ProductsAbaqus/Explicit IntroductionThe example shown in Figure 1 contrasts the two approaches. Both discrete representations model the initial configuration of a body of fluid inside a bottle, as described in detail in Impact of a waterfilled bottle. The model on the left is a traditional tetrahedron mesh of the volume occupied by the fluid. On the right, the same volume is represented by a collection of discrete points. Note that in the latter case there are no edges connecting the points as these points (pseudoparticles) do not require the definition of multiplenode element connectivity, as is the case in the traditional finite element representation on the left. An alternative to directly defining particle elements is to define conventional continuum finite elements and automatically convert them to particle elements at the beginning of the analysis or during the analysis, as discussed in Finite element conversion to SPH particles. Figure 1. Finite element mesh and SPH particle
distribution.
Smoothed particle hydrodynamics is a fully Lagrangian modeling scheme permitting the discretization of a prescribed set of continuum equations by interpolating the properties directly at a discrete set of points distributed over the solution domain without the need to define a spatial mesh. The method's Lagrangian nature, associated with the absence of a fixed mesh, is its main strength. Difficulties associated with fluid flow and structural problems involving large deformations and free surfaces are resolved in a relatively natural way. At its core, the method is not based on discrete particles (spheres) colliding with each other in compression or exhibiting cohesivelike behavior in tension as the word particle might suggest. Rather, it is simply a clever discretization method of continuum partial differential equations. In that respect, smoothed particle hydrodynamics is quite similar to the finite element method. SPH uses an evolving interpolation scheme to approximate a field variable at any point in a domain. The value of a variable at a particle of interest can be approximated by summing the contributions from a set of neighboring particles, denoted by subscript j, for which the “kernel” function, W, is not zero $$\u27e8f\left(\mathbf{x}\right)\u27e9\simeq \sum _{j}\frac{{m}_{j}}{{\rho}_{j}}{f}_{j}W\left(\left\mathbf{x}{\mathbf{x}}_{j}\right,h\right).$$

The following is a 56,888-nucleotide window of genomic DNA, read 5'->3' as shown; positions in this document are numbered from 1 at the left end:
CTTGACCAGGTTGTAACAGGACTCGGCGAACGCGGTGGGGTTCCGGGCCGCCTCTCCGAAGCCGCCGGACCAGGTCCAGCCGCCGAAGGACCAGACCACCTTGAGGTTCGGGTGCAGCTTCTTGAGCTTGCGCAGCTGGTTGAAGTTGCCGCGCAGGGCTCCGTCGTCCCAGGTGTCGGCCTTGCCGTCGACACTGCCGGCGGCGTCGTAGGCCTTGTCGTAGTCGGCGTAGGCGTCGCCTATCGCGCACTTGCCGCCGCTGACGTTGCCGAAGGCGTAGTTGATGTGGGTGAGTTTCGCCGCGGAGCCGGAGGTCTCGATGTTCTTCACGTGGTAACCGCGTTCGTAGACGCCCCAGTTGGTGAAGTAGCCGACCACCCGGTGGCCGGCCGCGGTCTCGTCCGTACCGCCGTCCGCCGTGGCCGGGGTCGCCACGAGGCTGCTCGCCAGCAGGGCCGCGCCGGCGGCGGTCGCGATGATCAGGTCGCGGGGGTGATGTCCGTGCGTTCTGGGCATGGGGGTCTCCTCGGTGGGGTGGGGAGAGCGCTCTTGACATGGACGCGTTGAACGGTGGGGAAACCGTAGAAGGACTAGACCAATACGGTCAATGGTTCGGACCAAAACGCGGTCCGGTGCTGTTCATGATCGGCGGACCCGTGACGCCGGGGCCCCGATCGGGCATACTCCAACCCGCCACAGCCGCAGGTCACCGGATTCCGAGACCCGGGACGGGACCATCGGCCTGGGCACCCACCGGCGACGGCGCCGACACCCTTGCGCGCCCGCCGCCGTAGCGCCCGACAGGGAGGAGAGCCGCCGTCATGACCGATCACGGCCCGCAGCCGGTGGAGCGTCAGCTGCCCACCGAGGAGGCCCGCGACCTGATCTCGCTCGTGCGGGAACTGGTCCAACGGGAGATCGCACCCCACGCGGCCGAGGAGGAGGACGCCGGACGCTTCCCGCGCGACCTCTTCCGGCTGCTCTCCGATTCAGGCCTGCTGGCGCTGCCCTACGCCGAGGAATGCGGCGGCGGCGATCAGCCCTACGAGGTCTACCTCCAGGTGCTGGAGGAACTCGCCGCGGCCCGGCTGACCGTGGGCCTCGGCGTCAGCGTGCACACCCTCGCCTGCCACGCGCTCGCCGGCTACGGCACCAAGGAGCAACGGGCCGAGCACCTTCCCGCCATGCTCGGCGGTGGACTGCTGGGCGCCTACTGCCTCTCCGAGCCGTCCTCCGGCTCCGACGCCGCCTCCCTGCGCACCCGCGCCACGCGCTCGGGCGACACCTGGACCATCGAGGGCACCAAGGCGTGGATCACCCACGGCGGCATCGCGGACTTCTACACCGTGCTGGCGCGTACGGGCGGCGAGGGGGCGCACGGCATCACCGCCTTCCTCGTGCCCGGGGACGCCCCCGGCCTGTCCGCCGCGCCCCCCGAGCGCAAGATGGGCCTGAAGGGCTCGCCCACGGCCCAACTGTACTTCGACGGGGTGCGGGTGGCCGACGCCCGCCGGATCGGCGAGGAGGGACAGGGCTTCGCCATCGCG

An example kernel function is shown in Figure 2. The smoothing length, h, determines how many particles influence the interpolation for a particular point. Figure 2. Kernel function.